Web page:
Friday, 21 August 2009
Much much less angst: instead, the mind can focus on trivia
At the end of the week it seems useful to reflect on it. As I have become more tranquil, and as our life has been settling back to being just the two of us, my mind is not whirring quite so much. Which really is rather nice. The migraine eventually folded up its tent and stole away into the night, and I have been following my own variety of pursuits all week.
Our little street stuffed up this week. We all put the wrong bins out and were surprised when they were not emptied. It should have been the paper bins, but we all put out the yellow bins with the bottles, etcetera. How foolish we all were, and felt ourselves to be, but we laughed a lot about it. In the course of the conversations I discovered that the neighbour next to the party-givers did actually call the police about the party, about the same time as I went storming across the street. How loud was the noise? the police asked. Listen, said my neighbour, and held up the phone. Oh, right, said the police and came around promptly.
Today I had lunch with my mate the bell-ringer, and we celebrated her happy use of the mezzaluna. I had not yet used my amazing device when makes spaghetti strings out of carrots, and joined discs out of cucumber, but tried it out tonight, and it worked. Of course, I had to actually read the instructions, something I really resent doing. But it is a necessary evil, alas.
Instructions and the reading thereof have been figuring more in my life recently. Dr P wants a mobile phone for when I am going to be away. He had asked his eldest daughter to organise it and she said she would. However I decided to get my act together. My own mobile is almost a genuine antique - in fact, when I bought it, unbeknownst to me, it was a superseded model. Recently the buttons have been developing a will of their own. Perhaps they have reached their teens and think they are old enough to make their own decisions.
So I went and bought a very el cheapo mobile, an unlocked one, and took it home to try it out.
By now I should know that when I touch technology, something bad and unexpected will happen. And so it did.
At this stage I must confess to having had an unused mobile account for several years. When I subscribed to broadband and changed ISPs, allegedly we got a better/cheaper deal if we bundled the broadband with an additional service. As Dr P refused to consider changing the home phone, I opted for the cheapest possible mobile plan - something like $5 a month, plus GST etc. I never used the account, although the SIM card was in my even older phone, but then SD1 took that phone for her 11 year old son, and I was too embarrassed to confess that there was a separate phone number attached to that phone, because she would have been very scornful and have wanted to know why I had done such a stupid thing - and I really wanted to keep such inanities to myself, and not to have to admit to them out loud and look as stupid as I felt. (Being much more mature now, of course, I am confessing on line.)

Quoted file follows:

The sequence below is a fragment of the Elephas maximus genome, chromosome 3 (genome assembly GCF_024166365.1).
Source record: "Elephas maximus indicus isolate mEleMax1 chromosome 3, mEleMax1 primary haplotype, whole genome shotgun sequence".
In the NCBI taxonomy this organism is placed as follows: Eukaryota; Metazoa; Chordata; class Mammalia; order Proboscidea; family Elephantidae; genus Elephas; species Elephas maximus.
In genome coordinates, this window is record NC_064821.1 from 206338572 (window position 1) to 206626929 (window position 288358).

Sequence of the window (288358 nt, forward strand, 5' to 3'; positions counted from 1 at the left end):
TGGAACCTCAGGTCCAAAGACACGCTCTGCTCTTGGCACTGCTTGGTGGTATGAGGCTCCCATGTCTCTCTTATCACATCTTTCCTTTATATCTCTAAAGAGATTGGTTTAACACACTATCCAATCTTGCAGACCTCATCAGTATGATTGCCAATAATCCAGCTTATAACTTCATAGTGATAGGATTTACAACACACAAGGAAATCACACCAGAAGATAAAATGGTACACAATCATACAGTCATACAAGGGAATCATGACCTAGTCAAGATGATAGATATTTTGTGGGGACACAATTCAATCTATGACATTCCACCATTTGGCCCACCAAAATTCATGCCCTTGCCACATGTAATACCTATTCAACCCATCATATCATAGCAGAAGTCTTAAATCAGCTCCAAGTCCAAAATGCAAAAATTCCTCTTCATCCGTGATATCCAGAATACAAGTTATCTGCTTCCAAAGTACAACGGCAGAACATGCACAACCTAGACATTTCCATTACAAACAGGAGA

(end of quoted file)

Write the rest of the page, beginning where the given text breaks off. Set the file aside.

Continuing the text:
So. At home, I swapped the SIM cards around, and found that the old one did not work. Next day I took it to a shop, but they could not help me, as I could not remember the phone number. Oh dear. The shop was very unhelpful, but I kindly refrained from pointing this out. They will have added this to their doubtless innumerable stories about idiotic customers. Far be it from me to say they are wrong. Instead I went to the real ISP shop, where naturally they were able to ring HQ, who told me what my real phone number was, and then the shop supplied me with a new SIM card. Now all I have to do is explain to Dr P how to work the phone. He will not be able to remember these instructions, of course, but at least I am sufficiently aware of the inner workings of the phone to be able to explain it.
Back to reading instructions. There is a nice little booklet for the new phone and with a bit of luck it will not be necessary to read all of them - just enough to get me operating the phone on the basic level.
At the computer lessons I am exploring my nice new iPod, patiently explained to me by these brilliant young Apple workers. It does not come with a manual, although I am sure there is a book out there somewhere, which I have no intention of buying. Instead, inspired by the rush of blood/confidence which flooded my head once I had grasped the miraculous iPod in my hot little hand, my attention is turning towards choosing a new digital camera. My photographer daughter can help me with this one. She knows what she is talking about. I just know that I'd like a good optical zoom, a viewfinder (not much chance of this, apparently) and want the camera to be lighter than the old camera. Then, when I go away I can take lots of photos of fabulous places, and of course, load them on my iPod, and on anything else within cooee.
There is nothing like technology to soothe the fevered mind and the tumultuous emotions, or to displace worries about relationships with the nitty gritty of how to turn things on and off. I will only add that in reply to some pressure from Dr P to do something financial I told him I was too stressed to think about it myself this week but if he wanted to do it all for me, he could go ahead. And he did. Perhaps I am learning from experience. At last.